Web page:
Q&A: Hilmar Koch Joins Autodesk as Director of R&D

Hilmar Koch
Hilmar Koch

Hilmar Koch, former tech head of advanced development at ILMxLAB, has joined Autodesk as its first Director of Research & Development, The Future of Storytelling. The newly established team under Koch’s leadership is charged with reimagining Autodesk’s approach to building storytelling tools for film, TV, games and immersive content — and whatever comes next.

Koch was Technology Director of the Advanced Development Group at ILMxLAB, overseeing tech and creative teams and collaborating with partners on innovative storytelling projects, such as its first VR project, Jurassic World (with Felix & Paul). He was previously Director of Virtual Production at ILM, and his nearly two-decade stint at the company took him through posts as Head of CG, CG Dept. Supervisor, CG supe, TD and various artist roles on such films a Avatar, Star Trek and Harry Potter and the Sorcerer’s Stone. Koch was also responsible for developing the Oscar-winning ambient occlusion technology used on Pearl Harbor.

A graduate of Columbia College Chicago and Technical University in Munich in Arts and Mathematics, respectively, Koch began his career at Blue Sky Studios. During his four years as a digital effects supe there, he guided the VFX team for the Oscar-winning animated short Bunny.

Below is a Q&A compiled by Autodesk for its In the Fold blog.

What drew you to Autodesk, Hilmar?

Hilmar Koch: Innovation and passion run in Autodesk’s DNA. The company’s commitment to continuously refining technology workflows for traditional and emerging storytelling mediums is admirable, and something I’m excited to be a part of. In the last year, Autodesk Media & Entertainment has made so many great choices, and their thirst for innovation is inspiring; I look forward to working with a supportive, passionate team to develop technology that will make a real difference in the years to come.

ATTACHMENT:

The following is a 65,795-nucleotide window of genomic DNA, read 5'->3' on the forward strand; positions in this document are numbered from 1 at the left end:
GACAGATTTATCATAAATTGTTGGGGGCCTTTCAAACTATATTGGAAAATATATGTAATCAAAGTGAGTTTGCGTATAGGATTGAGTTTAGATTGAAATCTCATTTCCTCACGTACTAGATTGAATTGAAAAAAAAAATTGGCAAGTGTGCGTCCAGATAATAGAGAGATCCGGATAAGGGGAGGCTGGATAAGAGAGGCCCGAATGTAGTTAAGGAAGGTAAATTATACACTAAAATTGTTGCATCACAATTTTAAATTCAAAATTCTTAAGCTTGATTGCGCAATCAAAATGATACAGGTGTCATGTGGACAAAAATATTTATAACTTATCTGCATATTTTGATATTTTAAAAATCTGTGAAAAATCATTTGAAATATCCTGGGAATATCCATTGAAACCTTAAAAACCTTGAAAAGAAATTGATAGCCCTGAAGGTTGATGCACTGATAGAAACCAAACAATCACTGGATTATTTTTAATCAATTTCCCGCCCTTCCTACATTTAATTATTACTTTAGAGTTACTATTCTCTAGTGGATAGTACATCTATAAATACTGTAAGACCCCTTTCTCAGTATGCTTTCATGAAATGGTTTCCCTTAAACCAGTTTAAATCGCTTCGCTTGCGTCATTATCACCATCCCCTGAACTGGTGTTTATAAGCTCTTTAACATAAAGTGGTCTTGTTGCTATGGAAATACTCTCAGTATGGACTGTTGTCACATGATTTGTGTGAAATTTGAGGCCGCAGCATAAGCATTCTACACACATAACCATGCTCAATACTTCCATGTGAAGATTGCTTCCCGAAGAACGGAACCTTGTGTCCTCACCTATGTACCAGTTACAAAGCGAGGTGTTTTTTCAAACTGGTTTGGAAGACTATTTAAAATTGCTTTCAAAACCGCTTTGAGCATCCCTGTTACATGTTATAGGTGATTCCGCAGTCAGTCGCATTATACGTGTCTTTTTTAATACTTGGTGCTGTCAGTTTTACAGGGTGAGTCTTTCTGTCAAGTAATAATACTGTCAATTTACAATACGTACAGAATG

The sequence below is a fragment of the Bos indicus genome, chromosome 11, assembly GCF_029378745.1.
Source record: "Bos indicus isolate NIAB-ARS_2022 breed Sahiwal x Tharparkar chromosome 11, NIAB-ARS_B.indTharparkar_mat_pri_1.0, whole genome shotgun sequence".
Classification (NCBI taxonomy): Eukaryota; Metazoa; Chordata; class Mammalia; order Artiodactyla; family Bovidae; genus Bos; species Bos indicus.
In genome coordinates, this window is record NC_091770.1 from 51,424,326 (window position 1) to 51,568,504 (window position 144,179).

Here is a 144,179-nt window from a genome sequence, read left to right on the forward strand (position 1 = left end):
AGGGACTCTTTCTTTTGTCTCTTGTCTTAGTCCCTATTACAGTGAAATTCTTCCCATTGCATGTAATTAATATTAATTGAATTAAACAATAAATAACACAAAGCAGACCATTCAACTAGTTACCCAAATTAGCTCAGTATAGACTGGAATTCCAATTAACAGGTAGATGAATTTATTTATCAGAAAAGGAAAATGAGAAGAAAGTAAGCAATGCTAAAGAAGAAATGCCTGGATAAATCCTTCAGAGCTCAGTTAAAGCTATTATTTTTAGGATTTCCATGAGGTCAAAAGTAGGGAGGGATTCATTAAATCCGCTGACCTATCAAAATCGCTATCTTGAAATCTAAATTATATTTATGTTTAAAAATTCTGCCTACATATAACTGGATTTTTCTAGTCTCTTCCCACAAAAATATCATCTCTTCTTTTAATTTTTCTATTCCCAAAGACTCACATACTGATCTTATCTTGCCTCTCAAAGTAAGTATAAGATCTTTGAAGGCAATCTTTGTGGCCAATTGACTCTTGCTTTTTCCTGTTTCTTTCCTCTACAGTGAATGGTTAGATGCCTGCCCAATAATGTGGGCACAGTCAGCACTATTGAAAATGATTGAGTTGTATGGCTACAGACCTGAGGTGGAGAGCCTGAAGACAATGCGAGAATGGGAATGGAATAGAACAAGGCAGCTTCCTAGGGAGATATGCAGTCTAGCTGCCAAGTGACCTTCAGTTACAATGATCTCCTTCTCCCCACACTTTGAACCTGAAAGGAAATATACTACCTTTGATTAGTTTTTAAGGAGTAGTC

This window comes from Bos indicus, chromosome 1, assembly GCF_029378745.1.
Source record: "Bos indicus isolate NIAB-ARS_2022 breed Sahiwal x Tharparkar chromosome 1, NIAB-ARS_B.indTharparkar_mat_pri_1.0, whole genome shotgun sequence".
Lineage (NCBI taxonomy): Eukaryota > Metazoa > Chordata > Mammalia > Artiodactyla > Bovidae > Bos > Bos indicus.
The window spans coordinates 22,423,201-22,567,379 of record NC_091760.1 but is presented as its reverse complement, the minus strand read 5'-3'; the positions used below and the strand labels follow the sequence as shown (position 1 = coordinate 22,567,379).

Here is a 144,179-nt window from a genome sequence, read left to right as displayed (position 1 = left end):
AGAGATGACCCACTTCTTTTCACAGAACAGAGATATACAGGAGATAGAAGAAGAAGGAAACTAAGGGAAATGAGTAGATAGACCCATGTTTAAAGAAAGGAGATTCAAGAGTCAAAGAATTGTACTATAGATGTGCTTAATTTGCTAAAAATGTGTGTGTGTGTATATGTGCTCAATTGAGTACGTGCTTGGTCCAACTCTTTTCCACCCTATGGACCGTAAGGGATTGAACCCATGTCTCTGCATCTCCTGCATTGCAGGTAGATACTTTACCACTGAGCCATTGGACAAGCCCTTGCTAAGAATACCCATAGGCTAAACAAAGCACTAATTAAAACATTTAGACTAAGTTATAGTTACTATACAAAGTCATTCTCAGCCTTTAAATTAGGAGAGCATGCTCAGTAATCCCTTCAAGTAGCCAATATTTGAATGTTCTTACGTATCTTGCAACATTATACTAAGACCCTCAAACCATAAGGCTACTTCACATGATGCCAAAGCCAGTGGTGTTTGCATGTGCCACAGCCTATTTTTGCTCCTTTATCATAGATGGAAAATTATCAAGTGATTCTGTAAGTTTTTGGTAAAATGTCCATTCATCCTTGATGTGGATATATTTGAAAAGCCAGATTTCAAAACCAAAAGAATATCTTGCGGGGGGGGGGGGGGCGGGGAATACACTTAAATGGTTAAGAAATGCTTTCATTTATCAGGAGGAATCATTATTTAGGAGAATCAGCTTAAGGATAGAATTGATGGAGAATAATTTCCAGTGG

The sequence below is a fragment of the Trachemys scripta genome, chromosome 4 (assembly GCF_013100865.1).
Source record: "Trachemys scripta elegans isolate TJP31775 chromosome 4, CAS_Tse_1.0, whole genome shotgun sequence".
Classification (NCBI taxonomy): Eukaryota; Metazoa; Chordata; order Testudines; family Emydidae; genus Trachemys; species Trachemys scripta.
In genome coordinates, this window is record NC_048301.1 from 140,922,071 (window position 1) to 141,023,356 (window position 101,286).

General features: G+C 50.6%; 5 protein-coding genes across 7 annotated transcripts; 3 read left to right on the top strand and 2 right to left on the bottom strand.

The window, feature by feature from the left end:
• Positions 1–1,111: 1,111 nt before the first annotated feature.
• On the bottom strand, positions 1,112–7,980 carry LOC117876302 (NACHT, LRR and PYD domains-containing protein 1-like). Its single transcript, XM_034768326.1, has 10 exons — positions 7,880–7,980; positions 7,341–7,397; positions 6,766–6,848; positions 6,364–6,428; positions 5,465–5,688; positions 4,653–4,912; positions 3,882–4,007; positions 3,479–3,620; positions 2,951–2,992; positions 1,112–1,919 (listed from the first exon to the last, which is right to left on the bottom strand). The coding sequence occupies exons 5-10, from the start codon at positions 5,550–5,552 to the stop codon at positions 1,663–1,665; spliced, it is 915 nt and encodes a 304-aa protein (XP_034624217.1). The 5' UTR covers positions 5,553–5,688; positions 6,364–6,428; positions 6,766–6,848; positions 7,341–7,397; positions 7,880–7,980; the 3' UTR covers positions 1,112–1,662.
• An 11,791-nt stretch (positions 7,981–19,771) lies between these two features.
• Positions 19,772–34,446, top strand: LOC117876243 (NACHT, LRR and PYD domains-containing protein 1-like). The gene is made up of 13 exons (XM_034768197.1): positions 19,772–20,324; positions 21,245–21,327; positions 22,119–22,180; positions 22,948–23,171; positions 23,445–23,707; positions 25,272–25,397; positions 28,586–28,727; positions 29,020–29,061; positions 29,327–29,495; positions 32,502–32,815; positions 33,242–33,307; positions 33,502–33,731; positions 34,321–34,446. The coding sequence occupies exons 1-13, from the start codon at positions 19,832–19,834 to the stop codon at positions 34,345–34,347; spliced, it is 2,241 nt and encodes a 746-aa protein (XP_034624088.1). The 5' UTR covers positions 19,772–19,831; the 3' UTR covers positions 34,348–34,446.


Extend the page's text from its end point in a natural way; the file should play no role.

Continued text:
What excites you most about your new job?

Koch: We’re really surrounded by stories — major feature films, innovative architectural designs — but the way these stories are told is about to undergo a major transition thanks to AR and VR. Autodesk is investing heavily in the future of storytelling, with a new group dedicated to developing tools for immersive mediums. With my creative and technical background, and experience in immersive content, I am looking forward to working with this team as we push the limits of technology to break new ground, nurturing team spirit, contributing both creatively and technically.

Tell us about your design philosophy.

Koch: I am most satisfied when technology peels away and creatives can collaborate as a team, explore the creative space nimbly and communicate their ideas eloquently.

Who inspires you?

Koch: Discoverers and travelers like Ibn Battuta (who travelled the world in the 14th century), James Holman (the blind traveler) and Mau Piailug (the star navigator). They had the courage and curiosity to travel the world for the sheer wonder of it, listening and observing the subtlest of detail. They all emerged with stories of fantastic discoveries, which in turn inspired others. I admire that spirit immensely. Imagine the people they met on the journey!

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